The National Institute for Heath and Care Excellence has published new guidelines endorsing NHS use of five medicines, widening treatment options for some patients with lung cancer, high cholesterol, melanoma and the skin condition hidradentitis.

Following a previous rejection for the drug, Novartis' targeted therapy Zykadia (ceritinib) has now been given the green light for treating anaplastic lymphoma kinase (ALK) positive non-small-cell lung cancer in adults who have previously had Pfizer's Xalkori (crizotinib).

The drug was not recommended in earlier draft guidance due to some uncertainties in the extent of treatment benefit, but a patient access scheme offered by the firm - under which it is provided at a discounted price to the NHS - helped sweeten the deal.

Both Sanofi's Praluent (alirocumab) and Amgen's Repatha (evolocumab) have been now been recommended for adults with primary hypercholesterolaemia or mixed dyslipidaemia to help reduce their risk of cardiovascular disease.

Both were also initially turned down by the cost watchdog, but, in line with final draft guidelines, use of these drugs has been backed for some people with these conditions whose cholesterol levels are not controlled adequately using other drugs such as statins, or are unable to take/tolerate them.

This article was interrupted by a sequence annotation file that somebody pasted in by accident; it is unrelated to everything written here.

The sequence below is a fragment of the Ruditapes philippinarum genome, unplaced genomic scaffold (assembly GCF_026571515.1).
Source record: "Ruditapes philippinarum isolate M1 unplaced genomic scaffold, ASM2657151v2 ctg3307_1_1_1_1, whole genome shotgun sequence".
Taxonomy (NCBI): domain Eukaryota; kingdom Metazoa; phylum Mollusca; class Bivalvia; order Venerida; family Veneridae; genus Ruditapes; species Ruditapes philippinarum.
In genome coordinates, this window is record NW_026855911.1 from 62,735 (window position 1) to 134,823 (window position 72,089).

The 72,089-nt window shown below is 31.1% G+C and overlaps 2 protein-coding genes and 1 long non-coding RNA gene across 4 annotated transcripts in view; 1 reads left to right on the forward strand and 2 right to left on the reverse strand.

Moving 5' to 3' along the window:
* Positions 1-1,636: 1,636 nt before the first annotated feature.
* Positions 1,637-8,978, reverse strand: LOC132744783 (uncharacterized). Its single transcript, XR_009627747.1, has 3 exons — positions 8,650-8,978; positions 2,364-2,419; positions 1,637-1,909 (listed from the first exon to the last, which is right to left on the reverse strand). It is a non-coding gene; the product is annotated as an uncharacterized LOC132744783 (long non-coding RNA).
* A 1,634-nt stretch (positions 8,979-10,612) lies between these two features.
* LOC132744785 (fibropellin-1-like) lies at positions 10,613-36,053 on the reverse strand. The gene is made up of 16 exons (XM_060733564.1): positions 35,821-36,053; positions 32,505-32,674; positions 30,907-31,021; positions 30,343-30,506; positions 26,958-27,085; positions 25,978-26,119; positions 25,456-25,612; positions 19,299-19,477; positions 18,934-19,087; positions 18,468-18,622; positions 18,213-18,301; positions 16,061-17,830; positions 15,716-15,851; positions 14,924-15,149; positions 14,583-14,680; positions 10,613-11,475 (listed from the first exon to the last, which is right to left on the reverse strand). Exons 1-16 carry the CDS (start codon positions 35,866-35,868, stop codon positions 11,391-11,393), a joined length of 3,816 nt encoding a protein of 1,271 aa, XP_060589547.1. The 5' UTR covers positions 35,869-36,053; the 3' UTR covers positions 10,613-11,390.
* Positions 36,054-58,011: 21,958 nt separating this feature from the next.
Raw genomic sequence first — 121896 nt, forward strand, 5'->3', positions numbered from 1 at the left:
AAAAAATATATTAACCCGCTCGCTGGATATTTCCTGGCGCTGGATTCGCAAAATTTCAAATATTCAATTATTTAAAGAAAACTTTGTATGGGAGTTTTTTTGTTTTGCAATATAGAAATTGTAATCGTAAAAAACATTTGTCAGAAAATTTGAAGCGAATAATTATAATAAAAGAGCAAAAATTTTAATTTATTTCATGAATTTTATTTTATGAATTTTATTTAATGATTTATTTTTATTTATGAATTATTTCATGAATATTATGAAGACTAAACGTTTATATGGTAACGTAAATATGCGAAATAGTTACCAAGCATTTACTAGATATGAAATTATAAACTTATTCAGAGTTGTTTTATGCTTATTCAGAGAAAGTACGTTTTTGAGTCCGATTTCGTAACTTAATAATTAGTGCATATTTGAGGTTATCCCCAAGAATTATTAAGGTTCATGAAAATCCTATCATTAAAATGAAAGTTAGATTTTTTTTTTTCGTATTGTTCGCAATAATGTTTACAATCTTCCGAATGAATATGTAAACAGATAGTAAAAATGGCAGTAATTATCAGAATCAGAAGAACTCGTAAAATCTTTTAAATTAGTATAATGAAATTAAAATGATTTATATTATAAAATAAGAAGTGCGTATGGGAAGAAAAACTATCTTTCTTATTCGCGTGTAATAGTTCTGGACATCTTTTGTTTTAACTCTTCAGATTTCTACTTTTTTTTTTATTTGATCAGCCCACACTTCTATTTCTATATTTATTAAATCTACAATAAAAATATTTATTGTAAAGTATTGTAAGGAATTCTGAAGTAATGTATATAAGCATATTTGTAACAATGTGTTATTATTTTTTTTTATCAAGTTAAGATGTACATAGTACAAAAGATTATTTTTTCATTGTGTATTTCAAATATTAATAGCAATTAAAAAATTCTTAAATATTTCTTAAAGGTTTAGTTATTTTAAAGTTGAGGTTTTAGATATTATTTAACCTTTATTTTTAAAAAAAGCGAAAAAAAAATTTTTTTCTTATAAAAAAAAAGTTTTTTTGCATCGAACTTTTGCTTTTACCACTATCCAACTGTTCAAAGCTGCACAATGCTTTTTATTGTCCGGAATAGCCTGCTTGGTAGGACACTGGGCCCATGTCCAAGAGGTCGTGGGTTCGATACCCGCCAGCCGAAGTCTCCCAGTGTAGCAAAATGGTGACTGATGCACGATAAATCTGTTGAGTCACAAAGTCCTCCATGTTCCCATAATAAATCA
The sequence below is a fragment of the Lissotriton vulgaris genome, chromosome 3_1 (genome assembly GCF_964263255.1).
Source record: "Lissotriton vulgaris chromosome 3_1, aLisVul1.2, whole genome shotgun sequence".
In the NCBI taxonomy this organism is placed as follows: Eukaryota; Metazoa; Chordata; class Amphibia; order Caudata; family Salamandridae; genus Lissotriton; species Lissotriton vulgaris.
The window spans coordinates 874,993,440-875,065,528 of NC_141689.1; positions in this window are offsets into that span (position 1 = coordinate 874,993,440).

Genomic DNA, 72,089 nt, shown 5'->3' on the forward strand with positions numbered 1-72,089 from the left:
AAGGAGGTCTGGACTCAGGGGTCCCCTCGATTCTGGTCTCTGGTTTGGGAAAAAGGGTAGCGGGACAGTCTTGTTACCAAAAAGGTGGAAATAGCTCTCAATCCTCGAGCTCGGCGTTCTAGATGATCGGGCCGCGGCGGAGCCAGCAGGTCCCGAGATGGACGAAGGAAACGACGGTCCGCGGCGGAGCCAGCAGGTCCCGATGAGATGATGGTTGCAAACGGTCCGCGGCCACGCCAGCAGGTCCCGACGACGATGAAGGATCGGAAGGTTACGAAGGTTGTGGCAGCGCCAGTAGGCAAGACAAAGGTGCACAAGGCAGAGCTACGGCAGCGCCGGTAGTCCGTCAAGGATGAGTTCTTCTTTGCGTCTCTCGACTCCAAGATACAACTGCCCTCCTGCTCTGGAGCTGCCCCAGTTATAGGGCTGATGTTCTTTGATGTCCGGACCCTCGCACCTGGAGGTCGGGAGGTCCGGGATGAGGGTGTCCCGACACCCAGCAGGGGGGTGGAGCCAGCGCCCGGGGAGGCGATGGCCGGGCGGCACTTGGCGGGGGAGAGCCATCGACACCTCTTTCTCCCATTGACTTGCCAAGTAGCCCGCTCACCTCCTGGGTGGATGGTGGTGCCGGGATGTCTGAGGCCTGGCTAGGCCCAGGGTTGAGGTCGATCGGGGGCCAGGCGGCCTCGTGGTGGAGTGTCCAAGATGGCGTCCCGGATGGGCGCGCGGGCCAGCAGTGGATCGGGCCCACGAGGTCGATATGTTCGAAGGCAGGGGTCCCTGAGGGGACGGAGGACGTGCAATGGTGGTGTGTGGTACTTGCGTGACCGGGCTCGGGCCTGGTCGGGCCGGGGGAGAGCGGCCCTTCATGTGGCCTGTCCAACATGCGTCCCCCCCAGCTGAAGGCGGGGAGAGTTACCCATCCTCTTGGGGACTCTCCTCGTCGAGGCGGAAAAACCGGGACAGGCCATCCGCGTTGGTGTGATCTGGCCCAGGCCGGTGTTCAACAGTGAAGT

NICE also recommends Novartis' Mekinist (trametinib) in combination with the firm's Tafinlar (dabrafenib) to treat a type of skin cancer that has spread and can't be surgically removed.

Patients with BRAF V600 mutation positive melanoma receiving the new treatment in two clinical trials survived an average of six months longer than those on other drugs, the Institute noted.

Finally, AbbVie's Humira (adalimumab) has been endorsed for NHS use to treat patients with active moderate to severe hidradenitis (also known as acne inversa or Verneuil's disease), whose disease has not responded to conventional systemic therapy.

The condition affects nearly one million people in the UK, who experience recurrent, painful abscesses and nodules in specific areas of the body including the groin and underarm which are often very uncomfortable, painful and can lead to scarring.